How Football Sundays Can Affect Mental Health

Ladies and gentleman, it is now football season and with all of the screaming, hollering and cheering that goes on when rooting for a favorite team, you may have never realized how watching your favorite football players play on the field can actually have an impact on your mental health and body.

Sounds crazy, doesn’t it? But have you ever noticed when a football game is on, your family or significant other gets a bit rowdy if their team is either winning or losing?

Football is one of the most loved and celebrated sports in the world. And, on Super Bowl weekend, when you invite over your closest friends and family to come together to support their favorite team, sometimes what was meant for a nice family gathering turns into a battlefield where the family is split between the two opposing teams and more often than not, you will see a side of them that you will only catch when they’re watching a football game.

So what does this all mean? And, what makes people react in such a manner when a football game is on?

How Watching a Football Game Affects Your Brain and Body?

You have probably noticed how your friends or family get a bit wild when watching a football game. You may have even found yourself unexpectedly vocal and at times using vulgar language or even throwing objects at the TV when you’re watching football.

It’s OK, we’ve all been there and it’s actually not your fault. So what is going on in your brain that causes you to act this way when you’re watching football?

Below are some of the things your brain and body go through when a football game is on.

Mirror Neurons in Your Brain Make You Feel Like You’re Really Apart of the Team

When we watch a football game, we tend to associate and personalize ourselves with our favorite team. Have you ever heard someone refer to the team as “we” when they’re talking about their favorite team?

According to a clinical director and professional counselor, David Ezell, the reason why some of us do this is because of the presence of mirror neurons in our minds give us the ability to put ourselves in the position of our favorite team, which explains why we either get sad or happy from the outcome of the game.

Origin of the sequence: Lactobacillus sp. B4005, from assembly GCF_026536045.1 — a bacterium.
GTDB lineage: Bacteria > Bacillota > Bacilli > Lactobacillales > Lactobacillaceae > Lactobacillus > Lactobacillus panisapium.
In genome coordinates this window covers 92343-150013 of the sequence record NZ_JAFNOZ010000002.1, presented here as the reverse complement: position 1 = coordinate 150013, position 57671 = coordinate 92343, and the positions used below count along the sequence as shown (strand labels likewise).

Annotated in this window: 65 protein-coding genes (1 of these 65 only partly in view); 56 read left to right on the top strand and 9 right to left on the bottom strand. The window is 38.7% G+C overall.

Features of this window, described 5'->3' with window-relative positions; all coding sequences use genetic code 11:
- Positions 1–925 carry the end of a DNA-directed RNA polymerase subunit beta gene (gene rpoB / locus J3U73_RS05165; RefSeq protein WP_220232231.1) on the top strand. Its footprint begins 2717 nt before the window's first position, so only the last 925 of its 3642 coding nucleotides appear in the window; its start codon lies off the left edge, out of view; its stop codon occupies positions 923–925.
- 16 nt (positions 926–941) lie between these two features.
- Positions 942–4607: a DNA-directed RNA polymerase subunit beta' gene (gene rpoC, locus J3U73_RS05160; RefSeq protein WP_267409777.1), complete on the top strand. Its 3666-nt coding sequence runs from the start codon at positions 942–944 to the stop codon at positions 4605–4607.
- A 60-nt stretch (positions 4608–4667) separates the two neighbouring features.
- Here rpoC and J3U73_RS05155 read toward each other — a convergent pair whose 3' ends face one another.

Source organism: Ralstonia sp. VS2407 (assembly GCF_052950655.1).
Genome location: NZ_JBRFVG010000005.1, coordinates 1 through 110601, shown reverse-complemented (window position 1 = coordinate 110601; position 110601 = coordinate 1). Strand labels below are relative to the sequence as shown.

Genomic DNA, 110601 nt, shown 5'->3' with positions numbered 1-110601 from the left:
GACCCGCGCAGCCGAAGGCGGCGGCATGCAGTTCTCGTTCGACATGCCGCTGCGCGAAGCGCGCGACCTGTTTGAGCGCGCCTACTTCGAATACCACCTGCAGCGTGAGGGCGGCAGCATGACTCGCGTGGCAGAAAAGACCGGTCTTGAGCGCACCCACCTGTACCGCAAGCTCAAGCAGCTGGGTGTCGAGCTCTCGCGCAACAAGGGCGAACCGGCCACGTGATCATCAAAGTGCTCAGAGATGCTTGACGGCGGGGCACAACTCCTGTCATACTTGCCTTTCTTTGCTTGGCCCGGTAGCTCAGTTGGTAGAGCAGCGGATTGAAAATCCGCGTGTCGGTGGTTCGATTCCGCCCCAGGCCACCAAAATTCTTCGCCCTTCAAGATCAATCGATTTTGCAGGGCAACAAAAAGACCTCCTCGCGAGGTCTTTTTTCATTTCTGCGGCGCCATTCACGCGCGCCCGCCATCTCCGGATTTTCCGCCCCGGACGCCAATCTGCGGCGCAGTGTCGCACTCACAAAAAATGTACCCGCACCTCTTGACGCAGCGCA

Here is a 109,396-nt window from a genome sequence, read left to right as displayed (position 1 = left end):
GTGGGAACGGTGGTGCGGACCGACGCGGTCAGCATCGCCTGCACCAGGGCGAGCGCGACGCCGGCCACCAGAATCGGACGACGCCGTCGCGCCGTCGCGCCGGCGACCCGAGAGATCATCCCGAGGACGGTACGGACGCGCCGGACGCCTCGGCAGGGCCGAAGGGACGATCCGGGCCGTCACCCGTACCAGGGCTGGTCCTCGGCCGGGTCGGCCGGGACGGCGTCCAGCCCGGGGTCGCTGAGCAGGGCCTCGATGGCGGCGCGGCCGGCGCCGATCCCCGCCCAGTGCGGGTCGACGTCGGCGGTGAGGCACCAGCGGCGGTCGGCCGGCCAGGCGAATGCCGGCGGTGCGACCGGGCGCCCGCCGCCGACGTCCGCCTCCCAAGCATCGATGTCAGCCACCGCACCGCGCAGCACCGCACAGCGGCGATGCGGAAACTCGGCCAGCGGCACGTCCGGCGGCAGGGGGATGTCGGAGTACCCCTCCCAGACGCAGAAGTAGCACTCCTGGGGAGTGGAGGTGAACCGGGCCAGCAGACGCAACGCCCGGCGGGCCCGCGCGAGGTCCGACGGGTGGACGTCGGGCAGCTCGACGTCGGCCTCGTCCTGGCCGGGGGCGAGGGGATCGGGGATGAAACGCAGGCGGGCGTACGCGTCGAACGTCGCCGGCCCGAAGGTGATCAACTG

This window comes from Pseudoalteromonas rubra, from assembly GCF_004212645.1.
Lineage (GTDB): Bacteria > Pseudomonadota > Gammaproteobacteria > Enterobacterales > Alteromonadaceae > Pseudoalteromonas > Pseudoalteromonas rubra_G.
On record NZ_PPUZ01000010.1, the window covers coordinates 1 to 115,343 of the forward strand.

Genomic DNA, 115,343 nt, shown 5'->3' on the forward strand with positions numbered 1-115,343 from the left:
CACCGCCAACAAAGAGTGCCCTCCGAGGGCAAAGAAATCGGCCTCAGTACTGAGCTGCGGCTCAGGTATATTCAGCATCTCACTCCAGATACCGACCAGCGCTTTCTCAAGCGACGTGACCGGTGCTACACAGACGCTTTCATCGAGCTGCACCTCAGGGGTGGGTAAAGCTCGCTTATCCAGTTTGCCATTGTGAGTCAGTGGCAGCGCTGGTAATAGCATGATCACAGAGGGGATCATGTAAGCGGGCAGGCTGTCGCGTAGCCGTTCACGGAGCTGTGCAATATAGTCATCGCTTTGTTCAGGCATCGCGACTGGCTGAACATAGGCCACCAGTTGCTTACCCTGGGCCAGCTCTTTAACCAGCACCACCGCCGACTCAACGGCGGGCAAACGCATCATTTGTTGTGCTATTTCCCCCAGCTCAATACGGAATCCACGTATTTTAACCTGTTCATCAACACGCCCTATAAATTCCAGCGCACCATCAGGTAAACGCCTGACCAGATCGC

Your Mood Changes

If you’re a fan of a particular team, you either feel happy or sad depending on if your team wins or loses and most of the time these feelings aren’t controllable. When your favorite team wins, your brain releases a neurotransmitter called dopamine, which is responsible for happiness and the reward centers of the brain. When your team loses, cortisol is released, which is the hormone responsible for feelings of despair and distress.

Your Body Reacts to How Your Brain Feels

Have you ever noticed how some people start to sweat profusely while watching a football game? The brain has a massive impact on your body. When you’re watching a game, you tend to experience anxiety over which team would lose and this feeling of anxiety could increase your blood pressure and your heart rate increases to the same point it does when you’re participating in a vigorous workout.

Now that you know how your body will react during a football match. If you happen to find yourself acting uncontrollably as a result of the football game, take some time out to think. You will soon realize that there are bigger things to worry about than your favorite team losing.

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Impacts of Watching Football on Your Brain and Body. (2018, April 24). Retrieved from